Antigua & Barbuda has a wealth of entertainers. They fall under various categories – dancers, singers, poets, actors, musicians, fire-eaters, comedians, etc. A common complaint for many of them is that they don’t get enough support. Aside from love of the arts, many feel there’s no incentive for them to continue recording.
Two months will bring us into the midst of the Carnival season and on whom will we be relying for the sweet sounds and rhythms to accompany festivities? Our singers, songwriters and musicians, of course. We’d venture to say our greatest summer fest is nothing without them.
The excitement has already begun with the early Red Hot release for 2012, Patriotic. Already, the “sprucing up” of the country’s national anthem has evoked expressions of consent and dissent.
Another set of artistes, the calypsonians, are trying to organise a boycott of this year’s calypso competition until the Carnival Development Committee devises a payment plan that will cover this year’s festival. But hey, what’s Carnival without bacchanal?
At any rate, the nation’s recording artistes, it seems, invest the most funds with the least returns. Each year, they begin the process – some earlier than others – of writing songs and composing melodies, venturing into the studios and working towards the finished product. Studio work, which can be costly, involves arranging music, adding background vocals and finishing touches. It’s a lot of work and it shows in the quality of the music.
However, the journey doesn’t end there. The music then has to be circulated to disc jockeys, radio stations, clubs and places of entertainment. For additional exposure, artistes must promote themselves, which, of course means performances.
This process, in Antigua & Barbuda, climaxes during Carnival. And when the curtain comes down, the sound of our music peters out, and is replaced with songs from bigger countries. It’s back to the music from the United States in the form of R&B, and hip-hop, or reggae and dancehall from Jamaica. If you’re lucky, you’ll hear some soca from Trinidad & Tobago. The music of our own artistes dies a premature death.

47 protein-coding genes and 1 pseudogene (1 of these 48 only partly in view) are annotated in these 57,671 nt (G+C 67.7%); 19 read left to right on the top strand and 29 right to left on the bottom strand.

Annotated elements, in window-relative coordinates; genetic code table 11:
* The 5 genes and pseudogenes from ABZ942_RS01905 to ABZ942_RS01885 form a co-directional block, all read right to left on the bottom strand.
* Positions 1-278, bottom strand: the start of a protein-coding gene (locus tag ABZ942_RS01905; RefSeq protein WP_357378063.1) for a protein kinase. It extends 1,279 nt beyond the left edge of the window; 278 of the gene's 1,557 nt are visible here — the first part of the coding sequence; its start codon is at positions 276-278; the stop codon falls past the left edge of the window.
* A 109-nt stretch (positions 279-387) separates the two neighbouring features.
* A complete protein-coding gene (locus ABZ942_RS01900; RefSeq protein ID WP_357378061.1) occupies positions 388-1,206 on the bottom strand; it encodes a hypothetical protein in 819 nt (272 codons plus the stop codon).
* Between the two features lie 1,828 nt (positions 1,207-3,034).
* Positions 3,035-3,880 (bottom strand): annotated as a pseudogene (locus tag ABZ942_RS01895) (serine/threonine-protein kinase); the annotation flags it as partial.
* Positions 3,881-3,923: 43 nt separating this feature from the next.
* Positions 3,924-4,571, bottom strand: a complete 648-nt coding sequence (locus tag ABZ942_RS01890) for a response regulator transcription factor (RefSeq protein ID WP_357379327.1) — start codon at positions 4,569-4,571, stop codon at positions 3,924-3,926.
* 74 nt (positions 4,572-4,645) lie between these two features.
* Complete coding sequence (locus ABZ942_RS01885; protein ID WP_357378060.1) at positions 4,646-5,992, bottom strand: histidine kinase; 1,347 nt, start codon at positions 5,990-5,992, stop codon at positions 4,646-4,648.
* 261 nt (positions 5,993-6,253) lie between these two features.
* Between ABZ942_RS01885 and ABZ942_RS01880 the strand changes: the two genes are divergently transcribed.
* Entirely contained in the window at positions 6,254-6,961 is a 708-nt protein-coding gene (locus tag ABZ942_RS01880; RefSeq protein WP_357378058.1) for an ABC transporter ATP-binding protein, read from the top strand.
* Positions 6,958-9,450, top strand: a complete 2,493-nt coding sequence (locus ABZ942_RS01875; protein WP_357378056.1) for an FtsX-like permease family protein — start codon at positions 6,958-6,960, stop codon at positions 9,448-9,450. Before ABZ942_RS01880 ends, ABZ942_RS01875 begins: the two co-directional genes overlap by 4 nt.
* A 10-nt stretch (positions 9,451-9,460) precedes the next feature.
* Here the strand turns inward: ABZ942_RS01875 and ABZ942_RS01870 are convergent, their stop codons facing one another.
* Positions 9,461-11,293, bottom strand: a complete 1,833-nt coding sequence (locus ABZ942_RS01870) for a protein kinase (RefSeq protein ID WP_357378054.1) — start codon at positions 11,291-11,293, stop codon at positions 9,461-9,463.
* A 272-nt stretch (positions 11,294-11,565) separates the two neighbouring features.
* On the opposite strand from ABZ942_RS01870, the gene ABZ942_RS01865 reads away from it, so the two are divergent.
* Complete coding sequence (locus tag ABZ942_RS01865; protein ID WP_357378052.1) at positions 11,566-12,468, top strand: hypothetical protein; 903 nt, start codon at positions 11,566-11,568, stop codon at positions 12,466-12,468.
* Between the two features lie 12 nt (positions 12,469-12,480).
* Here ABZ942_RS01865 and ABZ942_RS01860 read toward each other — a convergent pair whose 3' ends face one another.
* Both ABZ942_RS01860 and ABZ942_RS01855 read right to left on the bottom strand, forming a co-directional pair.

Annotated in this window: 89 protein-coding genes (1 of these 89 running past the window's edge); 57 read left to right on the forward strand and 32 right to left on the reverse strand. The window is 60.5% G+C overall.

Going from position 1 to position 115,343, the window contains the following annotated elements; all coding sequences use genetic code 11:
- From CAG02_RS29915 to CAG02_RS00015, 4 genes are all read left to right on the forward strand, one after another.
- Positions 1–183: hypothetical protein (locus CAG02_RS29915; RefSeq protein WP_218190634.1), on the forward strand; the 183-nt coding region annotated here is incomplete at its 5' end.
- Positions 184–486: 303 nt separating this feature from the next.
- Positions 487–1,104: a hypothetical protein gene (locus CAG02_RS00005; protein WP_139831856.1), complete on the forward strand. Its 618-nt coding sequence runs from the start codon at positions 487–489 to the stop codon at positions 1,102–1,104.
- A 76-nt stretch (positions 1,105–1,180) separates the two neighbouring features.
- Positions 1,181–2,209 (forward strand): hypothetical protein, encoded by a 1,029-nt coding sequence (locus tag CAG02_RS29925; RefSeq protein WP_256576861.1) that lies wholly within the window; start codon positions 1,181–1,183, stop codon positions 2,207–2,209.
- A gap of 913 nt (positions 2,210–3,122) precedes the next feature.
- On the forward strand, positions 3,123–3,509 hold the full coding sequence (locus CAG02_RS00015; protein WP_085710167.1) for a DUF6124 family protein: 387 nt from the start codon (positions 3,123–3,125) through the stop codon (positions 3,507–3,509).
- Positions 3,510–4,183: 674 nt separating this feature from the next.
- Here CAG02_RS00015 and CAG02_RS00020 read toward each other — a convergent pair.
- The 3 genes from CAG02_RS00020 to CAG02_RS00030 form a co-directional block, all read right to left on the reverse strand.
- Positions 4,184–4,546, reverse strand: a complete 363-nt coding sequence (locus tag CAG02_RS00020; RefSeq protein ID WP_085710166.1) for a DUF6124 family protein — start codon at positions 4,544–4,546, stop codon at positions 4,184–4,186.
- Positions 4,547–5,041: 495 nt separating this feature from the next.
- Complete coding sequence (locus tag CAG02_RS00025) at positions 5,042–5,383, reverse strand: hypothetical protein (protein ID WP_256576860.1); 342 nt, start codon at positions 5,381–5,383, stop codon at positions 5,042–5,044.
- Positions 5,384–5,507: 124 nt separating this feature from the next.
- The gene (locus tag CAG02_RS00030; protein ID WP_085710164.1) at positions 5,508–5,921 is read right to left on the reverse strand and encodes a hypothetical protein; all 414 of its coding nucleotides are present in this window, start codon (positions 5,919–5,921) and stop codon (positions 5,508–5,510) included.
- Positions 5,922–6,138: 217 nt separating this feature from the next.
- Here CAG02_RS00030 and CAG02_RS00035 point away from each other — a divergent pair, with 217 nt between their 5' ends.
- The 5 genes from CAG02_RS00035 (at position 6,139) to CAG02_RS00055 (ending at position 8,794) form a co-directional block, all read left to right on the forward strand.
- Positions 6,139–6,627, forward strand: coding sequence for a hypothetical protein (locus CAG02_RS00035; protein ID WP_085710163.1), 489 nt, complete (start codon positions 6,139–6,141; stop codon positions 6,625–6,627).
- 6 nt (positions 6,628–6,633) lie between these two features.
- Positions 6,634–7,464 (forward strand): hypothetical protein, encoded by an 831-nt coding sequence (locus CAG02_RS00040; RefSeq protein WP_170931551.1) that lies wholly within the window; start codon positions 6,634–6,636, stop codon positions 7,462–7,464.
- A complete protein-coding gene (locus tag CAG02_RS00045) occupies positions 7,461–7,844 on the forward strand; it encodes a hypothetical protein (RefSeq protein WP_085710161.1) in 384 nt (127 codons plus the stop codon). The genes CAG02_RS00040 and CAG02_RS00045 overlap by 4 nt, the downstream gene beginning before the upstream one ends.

It’s rather unfortunate because each year, in calypso and soca, the nation produces a wealth of songs with rather interesting themes about almost every subject. There are many with vocal talent and others who are not so proficient on the vocals but possess a strong sense of humour. While the latter bring joy to us in the form of laughter, the former have more potential to reach audiences beyond our shores.
However, not enough is done to promote their music. We wonder how it is that artistes from other territories are able to sell their recordings and get their music in rotation on radio stations. It’s because they have networks in place working to promote their music worldwide. A large part of it has to do with penetrating new markets. For example, dancehall music of Jamaica has managed to make its way into the hearts of North Americans, after years of remaining in the Caribbean.
What it all boils down to is work. More work needs to go into marketing and promotion of the music. Our artistes need to put mechanisms in place to get their music heard regionally and internationally. It means disseminating press releases to key people and organisations. It means networking with disc jockeys and radio personalities abroad. To its credit, Chosen Sounds – the studio where many of our artistes have blossomed – has adopted such measures as part of its operations.
There is a large contingent of Caribbean people in the United States, who would appreciate hearing music from Antigua & Barbuda besides Burning Flames, Red Hot, or El A Kru, who have made their way into regional and international soca circles. However, they are unaware of how to access the music.
Our own Promise had taken a step in the right direction through the introduction of his online record shop two years ago. The intention was to make accessible the music of the nation’s artistes to those interested worldwide. However, the project has since fallen by the wayside, due, he said to lack of time and technical support. Promise now promotes his music on his personal website.
Meantime, we would do well to make a concerted effort to support our artistes. After all, they form part of our tourism product, which is vital to the nation’s economy.
Disc jockeys, rather than reaching for that American, Jamaican or Trinidadian tune, to play, can reach for an Antiguan tune instead. And residents, rather than begging for a freebie or buying a pirated recording, spend your money and support our artistes. After all, we look forward, with excitement and anticipation, to their contributions to the nation’s greatest summer festival.